Stormwater Violations Costly for Massachusetts Developer

Thursday, Jan 7, 2010  |  Updated 6:18 PM EDT
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Stormwater Violations Costly for Massachusetts Developer

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BOSTON, Massachusetts, December 11, 2008 (ENS) - A Massachusetts construction company building a public high school on 35 acres next to the Aberjona River will pay a $135,000 penalty for discharging polluted stormwater from its Reading, Massachusetts construction site and four other sites in Massachusetts.

The federal agency could have penalized the developer up to $157,000 for the violations.

The Aberjona is a six mile long river that arises in Reading, flows south through flows through the northwestern suburbs of Boston and empties into the Mystic Lakes. At one time, the Aberjona River ran clear and was full of fish but has since been degraded by effluent from factories and development.

EPA inspectors determined that TLT Construction Corporation of Wakefield discharged stormwater containing pollutants from the Reading Memorial High School construction site since construction began in May 2004 through February 2005, without proper authorization.

The EPA alleges that the company did not apply for coverage under the National Pollutant Discharge Elimination System General Permit for Stormwater Discharges from Construction Activities, as required by the federal Clean Water Act.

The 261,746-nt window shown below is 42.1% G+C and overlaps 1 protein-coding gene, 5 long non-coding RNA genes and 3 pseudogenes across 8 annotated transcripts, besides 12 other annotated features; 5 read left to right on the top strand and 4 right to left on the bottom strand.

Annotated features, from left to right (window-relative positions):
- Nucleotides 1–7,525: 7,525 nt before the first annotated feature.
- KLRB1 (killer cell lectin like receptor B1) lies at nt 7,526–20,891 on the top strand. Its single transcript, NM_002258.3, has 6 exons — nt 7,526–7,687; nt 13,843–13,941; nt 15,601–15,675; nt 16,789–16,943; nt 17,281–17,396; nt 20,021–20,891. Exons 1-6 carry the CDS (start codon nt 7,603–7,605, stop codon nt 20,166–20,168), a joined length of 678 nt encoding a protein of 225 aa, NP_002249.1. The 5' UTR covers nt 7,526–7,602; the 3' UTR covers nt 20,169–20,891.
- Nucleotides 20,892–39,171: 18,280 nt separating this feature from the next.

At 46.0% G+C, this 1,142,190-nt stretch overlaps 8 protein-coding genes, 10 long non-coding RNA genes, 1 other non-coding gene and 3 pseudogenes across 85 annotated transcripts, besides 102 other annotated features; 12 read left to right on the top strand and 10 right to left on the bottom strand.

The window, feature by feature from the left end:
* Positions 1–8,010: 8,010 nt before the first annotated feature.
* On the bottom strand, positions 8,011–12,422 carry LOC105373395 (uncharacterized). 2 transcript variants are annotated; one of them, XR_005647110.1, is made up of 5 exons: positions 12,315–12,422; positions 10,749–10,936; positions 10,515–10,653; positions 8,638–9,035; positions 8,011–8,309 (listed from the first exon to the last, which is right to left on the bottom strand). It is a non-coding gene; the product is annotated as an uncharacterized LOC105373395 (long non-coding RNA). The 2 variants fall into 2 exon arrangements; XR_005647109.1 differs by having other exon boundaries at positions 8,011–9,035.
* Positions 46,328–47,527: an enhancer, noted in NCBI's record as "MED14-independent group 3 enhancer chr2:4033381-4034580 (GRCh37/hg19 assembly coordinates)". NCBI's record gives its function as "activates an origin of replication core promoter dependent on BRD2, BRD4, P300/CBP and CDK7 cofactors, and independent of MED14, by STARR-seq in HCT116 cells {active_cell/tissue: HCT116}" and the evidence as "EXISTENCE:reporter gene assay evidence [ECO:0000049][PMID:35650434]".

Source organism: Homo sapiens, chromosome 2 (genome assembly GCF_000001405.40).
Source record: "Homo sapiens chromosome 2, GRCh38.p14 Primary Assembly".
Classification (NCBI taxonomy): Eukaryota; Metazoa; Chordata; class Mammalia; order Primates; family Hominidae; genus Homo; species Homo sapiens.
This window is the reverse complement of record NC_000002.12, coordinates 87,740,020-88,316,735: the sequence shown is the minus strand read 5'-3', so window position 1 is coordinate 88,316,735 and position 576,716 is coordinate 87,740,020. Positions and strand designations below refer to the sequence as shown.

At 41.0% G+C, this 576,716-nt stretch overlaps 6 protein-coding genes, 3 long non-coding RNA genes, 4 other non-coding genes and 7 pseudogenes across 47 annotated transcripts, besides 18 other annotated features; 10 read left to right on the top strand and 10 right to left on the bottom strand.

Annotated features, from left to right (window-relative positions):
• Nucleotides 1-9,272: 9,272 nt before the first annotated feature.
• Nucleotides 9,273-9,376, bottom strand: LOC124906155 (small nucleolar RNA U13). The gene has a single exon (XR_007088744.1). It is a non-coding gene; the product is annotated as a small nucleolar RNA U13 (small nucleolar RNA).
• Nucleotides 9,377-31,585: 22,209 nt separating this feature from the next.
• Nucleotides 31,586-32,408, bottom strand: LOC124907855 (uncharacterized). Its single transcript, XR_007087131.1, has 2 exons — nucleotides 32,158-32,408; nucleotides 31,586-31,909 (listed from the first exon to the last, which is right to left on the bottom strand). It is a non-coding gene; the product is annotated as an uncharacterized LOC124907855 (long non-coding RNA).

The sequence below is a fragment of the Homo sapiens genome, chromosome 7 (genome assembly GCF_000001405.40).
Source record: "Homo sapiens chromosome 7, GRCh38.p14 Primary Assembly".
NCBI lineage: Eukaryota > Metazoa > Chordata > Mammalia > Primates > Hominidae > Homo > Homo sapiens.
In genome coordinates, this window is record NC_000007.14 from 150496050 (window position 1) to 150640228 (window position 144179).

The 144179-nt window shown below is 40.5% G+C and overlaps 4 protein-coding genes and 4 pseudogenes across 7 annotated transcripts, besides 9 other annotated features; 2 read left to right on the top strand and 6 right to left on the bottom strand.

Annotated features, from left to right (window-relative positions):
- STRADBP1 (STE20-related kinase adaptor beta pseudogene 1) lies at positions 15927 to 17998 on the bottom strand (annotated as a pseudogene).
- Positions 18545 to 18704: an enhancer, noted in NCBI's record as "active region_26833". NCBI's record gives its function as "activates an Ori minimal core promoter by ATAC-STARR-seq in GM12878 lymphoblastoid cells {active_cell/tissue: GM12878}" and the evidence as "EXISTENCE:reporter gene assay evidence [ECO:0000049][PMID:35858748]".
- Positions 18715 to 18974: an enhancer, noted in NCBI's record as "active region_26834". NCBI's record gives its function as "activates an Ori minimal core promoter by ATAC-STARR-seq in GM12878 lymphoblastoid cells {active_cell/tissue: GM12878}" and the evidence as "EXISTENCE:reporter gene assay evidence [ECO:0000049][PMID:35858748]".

TLT also failed to amend its stormwater Pollution Prevention Plan when it was shown to be ineffective in eliminating pollutants in stormwater discharges from the site in April 2005, April, May and June 2007, and February 2008.

From March 2005 through January 2007, TLT also failed to complete inspection reports and maintain records of stormwater erosion and sedimentation control inspections.

In addition, EPA learned that TLT had failed to file for coverage under the General Permit for Stormwater Discharges from Construction Activities and had discharged stormwater containing pollutants at four additional Massachusetts sites - Pembroke High School in Pembroke, Needham High School in Needham, Jacobs Elementary School in Hull, and North Shore Bank, in Peabody.

The company obtained coverage under the Construction General Permit and amended its Stormwater Pollution Prevention Plan, which describes the best management practices that the company will undertake in order minimize erosion and sediment runoff from the site.

Construction of the high school in Reading was completed in August 2008. Construction at the additional four sites also has been completed.

Stormwater running off the site contains sand, dirt, sediment, suspended solids and residues of construction material. Silt and sediment in the stormwaters ran off the site into the Aberjona River, negatively affecting the river's water quality.

Construction activities that disturb one acre or more are regulated under the NPDES stormwater program. In Massachusetts, operators of regulated construction sites are required to develop and implement SWPPPs and to obtain permit coverage from EPA before construction begins.

In 2005, the "Boston Business Journal" named TLT one of the state's largest and fastest growing companies, with a 52.3 percent gain over 2004. The company was ranked ninth largest in the state with $198 million in project volume.

TLT was founded in 1976, and currently employs 120 construction management, field personnel and administrative professionals with operations throughout New England and the Mid Atlantic states.

Copyright Environment News Service (ENS) 2008. All rights reserved.

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